Whales 9 May 2013

Learning from Whales

Holidays are a good time to ponder on things.

I was at SeaWorld watching the whales go through their highly demanding and synchronised show. You can only sit and admire the show and wonder how the trainers do it. And wonder if there is a lesson to be learned here.

Clearly they get food rewards during the show. And whilst it looks plentiful, compared to their daily ration, it’s trivial. These are intelligent animals, with the ability to communicate with each other and hunt in pods. They have the capability to harm their keepers (an extremely rare and usually explainable event), and free choice to take part in the shows. And I have been often enough to see a refusal.

The whales cannot speak to their keepers, yet respond to them and learn and work together – and appear to enjoy it.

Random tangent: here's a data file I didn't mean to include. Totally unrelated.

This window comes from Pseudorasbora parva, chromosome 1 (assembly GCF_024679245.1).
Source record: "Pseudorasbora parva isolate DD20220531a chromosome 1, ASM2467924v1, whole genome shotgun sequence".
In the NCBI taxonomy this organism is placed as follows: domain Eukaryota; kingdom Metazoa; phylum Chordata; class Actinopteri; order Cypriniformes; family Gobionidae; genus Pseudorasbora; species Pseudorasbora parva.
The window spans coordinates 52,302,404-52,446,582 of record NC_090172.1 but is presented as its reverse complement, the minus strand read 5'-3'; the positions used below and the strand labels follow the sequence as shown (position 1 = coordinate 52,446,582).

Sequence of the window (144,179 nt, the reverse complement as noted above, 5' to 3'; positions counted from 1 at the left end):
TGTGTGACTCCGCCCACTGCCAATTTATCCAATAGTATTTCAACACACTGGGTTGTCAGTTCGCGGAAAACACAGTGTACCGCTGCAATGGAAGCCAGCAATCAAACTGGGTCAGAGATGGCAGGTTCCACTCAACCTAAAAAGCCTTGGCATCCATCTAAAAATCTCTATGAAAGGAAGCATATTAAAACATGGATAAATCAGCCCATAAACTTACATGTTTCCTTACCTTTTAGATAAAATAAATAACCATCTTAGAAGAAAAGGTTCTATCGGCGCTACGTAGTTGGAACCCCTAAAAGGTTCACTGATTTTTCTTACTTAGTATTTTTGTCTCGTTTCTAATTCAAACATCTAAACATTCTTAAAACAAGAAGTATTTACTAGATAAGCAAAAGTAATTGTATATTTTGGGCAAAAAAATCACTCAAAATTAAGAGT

It was whilst watching a show that I drew the link to engagement and motivation – two critical links to effective treamworking that is at the heart of organisational success.

Why do we seem to struggle with getting people to synchronise their actions, to enjoy working together to deliver “the show”?  After all, we have a huge advantage with the ability to communicate with each other.

Speaking to the trainers, you find that they are dedicated and committed to their whales. They spend a lot of time focused on each one, to getting to understand it and learn how it “ticks”. And presumably the whale recognises this, given its responses. Would it work without this commitment? The emphatic answer is “no”.

So, musing over this, I was reminded of the various surveys that show that first line team managers matter. Taking it further, leadership and management are not part time tasks that can be turned on or off. If the whales can work this out, then so can team members.

For true engagement of team members, managers have to be committed, honest and fully dedicated to their roles and their teams. Only then will people trust in and work with their managers and with each other.


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